Born in Bangladesh in 1977 and brought up in England where she moved with her family in 1985, Rana Begum is one of the leading figures of her generation in the contemporary art world. Combining a deep understanding of the different technical qualities of each material she explores, such as paper, aluminum or wood, with a unique poetic vision, Begum has created an impressive corpus of artworks in which she explores the mediums of painting, sculpture and installation.
In a series of sculptural paintings she began in the mid-2000s, the delicacy of paper folding is imposed onto geometrical forms constructed with extruded aluminum. In No 426, an appealing three-dimensional object reveals the artist’s mastery of a technique perfected over several years. The different surfaces engage each other with interplays of bold hues and random reflections or absorption of light and shadow, creating a dynamic artefact which activates the space it occupies, entrancing viewers.
This elegant work, which seems to almost organically emerge from the wall, invites viewers to participate in different visual experiences from various perspectives and changing with environmental modifications. This accidental factor is a key element for the artist, who is profoundly inspired and fascinated by the chaos of the buzzing city of London where she lives and works. Begum investigates and formalises this urban journey through a visual language inspired by minimalism which traces its roots to the work of Agnes Martin and Sol Le Witt, and more subtly by the geometry of Islamic architecture and décor inspired by her education, homeland of Bangladesh, and travels across Europe and Spain in particular.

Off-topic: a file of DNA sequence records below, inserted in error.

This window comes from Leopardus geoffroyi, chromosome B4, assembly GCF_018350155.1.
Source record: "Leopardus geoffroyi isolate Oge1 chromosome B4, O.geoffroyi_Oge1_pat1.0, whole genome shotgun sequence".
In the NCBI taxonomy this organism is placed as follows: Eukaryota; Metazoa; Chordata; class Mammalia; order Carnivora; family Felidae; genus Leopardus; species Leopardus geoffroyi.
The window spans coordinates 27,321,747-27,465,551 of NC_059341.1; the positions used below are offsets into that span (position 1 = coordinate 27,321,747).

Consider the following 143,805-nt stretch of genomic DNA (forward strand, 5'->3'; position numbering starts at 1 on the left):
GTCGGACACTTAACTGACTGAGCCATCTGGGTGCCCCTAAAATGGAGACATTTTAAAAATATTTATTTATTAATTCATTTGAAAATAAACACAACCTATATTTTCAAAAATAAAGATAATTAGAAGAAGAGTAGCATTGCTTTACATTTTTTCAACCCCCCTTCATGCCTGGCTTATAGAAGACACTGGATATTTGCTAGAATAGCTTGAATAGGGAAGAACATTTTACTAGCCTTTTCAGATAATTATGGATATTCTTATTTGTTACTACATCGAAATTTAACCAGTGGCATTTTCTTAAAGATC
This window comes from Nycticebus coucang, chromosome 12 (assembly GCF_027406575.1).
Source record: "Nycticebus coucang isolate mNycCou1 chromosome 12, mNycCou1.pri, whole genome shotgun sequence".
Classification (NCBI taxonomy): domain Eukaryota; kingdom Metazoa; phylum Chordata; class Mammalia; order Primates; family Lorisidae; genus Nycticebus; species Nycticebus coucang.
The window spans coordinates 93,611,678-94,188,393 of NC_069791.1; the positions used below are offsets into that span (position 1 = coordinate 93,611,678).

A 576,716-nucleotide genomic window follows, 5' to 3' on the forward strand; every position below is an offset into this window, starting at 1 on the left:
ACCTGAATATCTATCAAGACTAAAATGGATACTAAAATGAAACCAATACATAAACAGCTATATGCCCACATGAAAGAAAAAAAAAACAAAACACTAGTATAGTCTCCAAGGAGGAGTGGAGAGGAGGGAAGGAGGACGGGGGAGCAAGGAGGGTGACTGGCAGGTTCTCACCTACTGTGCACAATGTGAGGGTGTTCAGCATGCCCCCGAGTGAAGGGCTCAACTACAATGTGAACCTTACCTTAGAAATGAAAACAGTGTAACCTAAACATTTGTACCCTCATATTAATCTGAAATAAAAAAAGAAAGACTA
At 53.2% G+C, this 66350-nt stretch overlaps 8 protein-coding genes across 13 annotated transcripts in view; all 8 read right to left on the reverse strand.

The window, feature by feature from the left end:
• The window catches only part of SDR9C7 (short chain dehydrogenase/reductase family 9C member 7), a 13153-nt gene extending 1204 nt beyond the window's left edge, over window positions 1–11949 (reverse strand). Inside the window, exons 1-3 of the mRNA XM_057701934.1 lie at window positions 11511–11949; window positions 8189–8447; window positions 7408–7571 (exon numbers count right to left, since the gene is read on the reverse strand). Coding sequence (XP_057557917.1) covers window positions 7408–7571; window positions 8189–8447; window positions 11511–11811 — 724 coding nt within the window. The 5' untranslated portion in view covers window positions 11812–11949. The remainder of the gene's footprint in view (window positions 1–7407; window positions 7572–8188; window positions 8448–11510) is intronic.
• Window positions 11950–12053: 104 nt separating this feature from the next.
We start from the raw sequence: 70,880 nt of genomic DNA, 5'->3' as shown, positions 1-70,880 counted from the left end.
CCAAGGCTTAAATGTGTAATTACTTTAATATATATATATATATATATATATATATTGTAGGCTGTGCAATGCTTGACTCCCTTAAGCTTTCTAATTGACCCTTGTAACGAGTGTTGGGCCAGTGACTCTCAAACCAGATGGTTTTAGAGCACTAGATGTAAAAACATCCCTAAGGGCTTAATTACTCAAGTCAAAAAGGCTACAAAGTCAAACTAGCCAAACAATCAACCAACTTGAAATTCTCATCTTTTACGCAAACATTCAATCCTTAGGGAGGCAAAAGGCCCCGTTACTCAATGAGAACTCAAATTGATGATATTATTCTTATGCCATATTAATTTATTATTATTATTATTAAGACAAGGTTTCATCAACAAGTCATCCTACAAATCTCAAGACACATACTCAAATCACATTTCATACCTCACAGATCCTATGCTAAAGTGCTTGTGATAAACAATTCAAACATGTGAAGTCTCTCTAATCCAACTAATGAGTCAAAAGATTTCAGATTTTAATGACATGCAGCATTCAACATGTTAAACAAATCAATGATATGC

Begum’s work has been internationally exhibited to great acclaim, with recent solo exhibitions at Tate St Ives, Cornwall (2018); Sainsbury Centre for Visual Arts, Norwich (2017) touring to Djanogly Gallery, Nottingham (2018); Parasol Unit, London (2016); and Delfina Foundation, London (2010). In 2017, Begum curated the Arts Council Collection in an exhibition at Yorkshire Sculpture Park and was awarded the Abraaj Prize. Her work has been acquired by international institutions and foundations including the Art Museum of Western Virginia, the London Institute, and MoNA (Museum of Old and New Art), Tasmania.